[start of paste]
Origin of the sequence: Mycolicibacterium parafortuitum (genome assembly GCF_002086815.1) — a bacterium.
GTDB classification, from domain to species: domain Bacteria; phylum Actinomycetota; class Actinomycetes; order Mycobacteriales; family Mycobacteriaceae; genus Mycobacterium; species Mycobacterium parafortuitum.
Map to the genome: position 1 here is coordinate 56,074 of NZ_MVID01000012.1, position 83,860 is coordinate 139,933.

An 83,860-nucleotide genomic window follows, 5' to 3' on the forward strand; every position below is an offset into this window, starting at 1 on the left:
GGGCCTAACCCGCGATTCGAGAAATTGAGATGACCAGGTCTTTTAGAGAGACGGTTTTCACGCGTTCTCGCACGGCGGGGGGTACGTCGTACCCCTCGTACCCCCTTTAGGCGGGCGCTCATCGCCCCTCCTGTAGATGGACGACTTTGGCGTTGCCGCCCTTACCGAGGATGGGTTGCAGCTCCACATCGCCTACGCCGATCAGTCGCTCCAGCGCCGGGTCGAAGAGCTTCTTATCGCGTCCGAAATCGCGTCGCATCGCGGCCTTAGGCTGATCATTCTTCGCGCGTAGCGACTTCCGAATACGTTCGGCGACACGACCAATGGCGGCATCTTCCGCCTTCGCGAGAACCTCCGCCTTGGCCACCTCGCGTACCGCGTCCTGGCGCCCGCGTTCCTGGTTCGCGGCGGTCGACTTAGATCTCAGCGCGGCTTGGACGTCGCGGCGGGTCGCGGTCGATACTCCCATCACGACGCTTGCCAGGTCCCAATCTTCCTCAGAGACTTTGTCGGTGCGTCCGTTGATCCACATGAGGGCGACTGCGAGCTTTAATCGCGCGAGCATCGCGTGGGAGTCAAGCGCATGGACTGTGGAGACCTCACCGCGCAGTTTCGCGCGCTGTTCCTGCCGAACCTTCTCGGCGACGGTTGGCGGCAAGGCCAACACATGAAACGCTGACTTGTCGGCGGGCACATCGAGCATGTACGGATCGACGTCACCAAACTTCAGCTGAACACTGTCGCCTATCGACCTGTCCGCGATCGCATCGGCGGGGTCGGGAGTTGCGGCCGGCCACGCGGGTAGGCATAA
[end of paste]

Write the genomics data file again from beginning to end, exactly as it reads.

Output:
Origin of the sequence: Mycolicibacterium parafortuitum (genome assembly GCF_002086815.1) — a bacterium.
GTDB classification, from domain to species: domain Bacteria; phylum Actinomycetota; class Actinomycetes; order Mycobacteriales; family Mycobacteriaceae; genus Mycobacterium; species Mycobacterium parafortuitum.
Map to the genome: position 1 here is coordinate 56,074 of NZ_MVID01000012.1, position 83,860 is coordinate 139,933.

An 83,860-nucleotide genomic window follows, 5' to 3' on the forward strand; every position below is an offset into this window, starting at 1 on the left:
GGGCCTAACCCGCGATTCGAGAAATTGAGATGACCAGGTCTTTTAGAGAGACGGTTTTCACGCGTTCTCGCACGGCGGGGGGTACGTCGTACCCCTCGTACCCCCTTTAGGCGGGCGCTCATCGCCCCTCCTGTAGATGGACGACTTTGGCGTTGCCGCCCTTACCGAGGATGGGTTGCAGCTCCACATCGCCTACGCCGATCAGTCGCTCCAGCGCCGGGTCGAAGAGCTTCTTATCGCGTCCGAAATCGCGTCGCATCGCGGCCTTAGGCTGATCATTCTTCGCGCGTAGCGACTTCCGAATACGTTCGGCGACACGACCAATGGCGGCATCTTCCGCCTTCGCGAGAACCTCCGCCTTGGCCACCTCGCGTACCGCGTCCTGGCGCCCGCGTTCCTGGTTCGCGGCGGTCGACTTAGATCTCAGCGCGGCTTGGACGTCGCGGCGGGTCGCGGTCGATACTCCCATCACGACGCTTGCCAGGTCCCAATCTTCCTCAGAGACTTTGTCGGTGCGTCCGTTGATCCACATGAGGGCGACTGCGAGCTTTAATCGCGCGAGCATCGCGTGGGAGTCAAGCGCATGGACTGTGGAGACCTCACCGCGCAGTTTCGCGCGCTGTTCCTGCCGAACCTTCTCGGCGACGGTTGGCGGCAAGGCCAACACATGAAACGCTGACTTGTCGGCGGGCACATCGAGCATGTACGGATCGACGTCACCAAACTTCAGCTGAACACTGTCGCCTATCGACCTGTCCGCGATCGCATCGGCGGGGTCGGGAGTTGCGGCCGGCCACGCGGGTAGGCATAA